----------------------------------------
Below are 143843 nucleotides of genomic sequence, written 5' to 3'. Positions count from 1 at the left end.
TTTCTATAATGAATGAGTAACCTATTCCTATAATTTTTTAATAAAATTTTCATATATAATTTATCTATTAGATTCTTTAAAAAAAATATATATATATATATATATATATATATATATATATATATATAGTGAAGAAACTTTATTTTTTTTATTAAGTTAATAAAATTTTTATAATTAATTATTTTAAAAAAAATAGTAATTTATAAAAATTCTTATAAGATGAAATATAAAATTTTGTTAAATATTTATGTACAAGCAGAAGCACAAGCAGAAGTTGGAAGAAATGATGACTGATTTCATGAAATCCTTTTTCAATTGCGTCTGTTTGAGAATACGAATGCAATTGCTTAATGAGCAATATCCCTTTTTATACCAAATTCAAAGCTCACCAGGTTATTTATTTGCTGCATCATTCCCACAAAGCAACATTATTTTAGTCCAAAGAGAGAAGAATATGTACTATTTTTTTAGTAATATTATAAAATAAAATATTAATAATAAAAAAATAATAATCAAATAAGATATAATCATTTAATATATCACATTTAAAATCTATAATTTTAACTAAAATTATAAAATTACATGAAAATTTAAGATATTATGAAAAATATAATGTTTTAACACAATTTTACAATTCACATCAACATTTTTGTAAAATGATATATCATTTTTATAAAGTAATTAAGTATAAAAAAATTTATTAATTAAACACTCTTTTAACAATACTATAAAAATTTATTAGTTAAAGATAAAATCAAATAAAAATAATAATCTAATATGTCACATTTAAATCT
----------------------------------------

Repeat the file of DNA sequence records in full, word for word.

Below are 143843 nucleotides of genomic sequence, written 5' to 3'. Positions count from 1 at the left end.
TTTCTATAATGAATGAGTAACCTATTCCTATAATTTTTTAATAAAATTTTCATATATAATTTATCTATTAGATTCTTTAAAAAAAATATATATATATATATATATATATATATATATATATATATATAGTGAAGAAACTTTATTTTTTTTATTAAGTTAATAAAATTTTTATAATTAATTATTTTAAAAAAAATAGTAATTTATAAAAATTCTTATAAGATGAAATATAAAATTTTGTTAAATATTTATGTACAAGCAGAAGCACAAGCAGAAGTTGGAAGAAATGATGACTGATTTCATGAAATCCTTTTTCAATTGCGTCTGTTTGAGAATACGAATGCAATTGCTTAATGAGCAATATCCCTTTTTATACCAAATTCAAAGCTCACCAGGTTATTTATTTGCTGCATCATTCCCACAAAGCAACATTATTTTAGTCCAAAGAGAGAAGAATATGTACTATTTTTTTAGTAATATTATAAAATAAAATATTAATAATAAAAAAATAATAATCAAATAAGATATAATCATTTAATATATCACATTTAAAATCTATAATTTTAACTAAAATTATAAAATTACATGAAAATTTAAGATATTATGAAAAATATAATGTTTTAACACAATTTTACAATTCACATCAACATTTTTGTAAAATGATATATCATTTTTATAAAGTAATTAAGTATAAAAAAATTTATTAATTAAACACTCTTTTAACAATACTATAAAAATTTATTAGTTAAAGATAAAATCAAATAAAAATAATAATCTAATATGTCACATTTAAATCT